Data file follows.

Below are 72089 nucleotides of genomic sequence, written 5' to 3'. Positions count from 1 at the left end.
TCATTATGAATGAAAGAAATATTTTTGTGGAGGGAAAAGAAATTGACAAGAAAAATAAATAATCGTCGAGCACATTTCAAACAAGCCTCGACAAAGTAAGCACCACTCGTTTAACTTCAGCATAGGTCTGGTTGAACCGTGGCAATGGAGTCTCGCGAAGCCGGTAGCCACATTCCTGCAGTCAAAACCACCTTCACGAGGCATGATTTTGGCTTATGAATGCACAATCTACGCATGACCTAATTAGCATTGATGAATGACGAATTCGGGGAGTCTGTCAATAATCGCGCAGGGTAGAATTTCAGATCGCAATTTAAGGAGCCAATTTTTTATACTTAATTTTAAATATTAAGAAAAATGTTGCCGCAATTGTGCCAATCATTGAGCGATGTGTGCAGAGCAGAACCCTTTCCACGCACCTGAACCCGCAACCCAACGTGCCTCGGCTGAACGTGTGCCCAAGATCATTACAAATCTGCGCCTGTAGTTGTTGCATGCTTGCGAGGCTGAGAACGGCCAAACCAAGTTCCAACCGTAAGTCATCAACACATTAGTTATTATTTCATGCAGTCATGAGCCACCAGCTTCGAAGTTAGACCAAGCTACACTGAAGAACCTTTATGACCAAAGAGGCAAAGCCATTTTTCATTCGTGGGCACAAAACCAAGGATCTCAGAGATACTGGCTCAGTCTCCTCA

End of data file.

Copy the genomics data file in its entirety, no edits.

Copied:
Below are 72089 nucleotides of genomic sequence, written 5' to 3'. Positions count from 1 at the left end.
TCATTATGAATGAAAGAAATATTTTTGTGGAGGGAAAAGAAATTGACAAGAAAAATAAATAATCGTCGAGCACATTTCAAACAAGCCTCGACAAAGTAAGCACCACTCGTTTAACTTCAGCATAGGTCTGGTTGAACCGTGGCAATGGAGTCTCGCGAAGCCGGTAGCCACATTCCTGCAGTCAAAACCACCTTCACGAGGCATGATTTTGGCTTATGAATGCACAATCTACGCATGACCTAATTAGCATTGATGAATGACGAATTCGGGGAGTCTGTCAATAATCGCGCAGGGTAGAATTTCAGATCGCAATTTAAGGAGCCAATTTTTTATACTTAATTTTAAATATTAAGAAAAATGTTGCCGCAATTGTGCCAATCATTGAGCGATGTGTGCAGAGCAGAACCCTTTCCACGCACCTGAACCCGCAACCCAACGTGCCTCGGCTGAACGTGTGCCCAAGATCATTACAAATCTGCGCCTGTAGTTGTTGCATGCTTGCGAGGCTGAGAACGGCCAAACCAAGTTCCAACCGTAAGTCATCAACACATTAGTTATTATTTCATGCAGTCATGAGCCACCAGCTTCGAAGTTAGACCAAGCTACACTGAAGAACCTTTATGACCAAAGAGGCAAAGCCATTTTTCATTCGTGGGCACAAAACCAAGGATCTCAGAGATACTGGCTCAGTCTCCTCA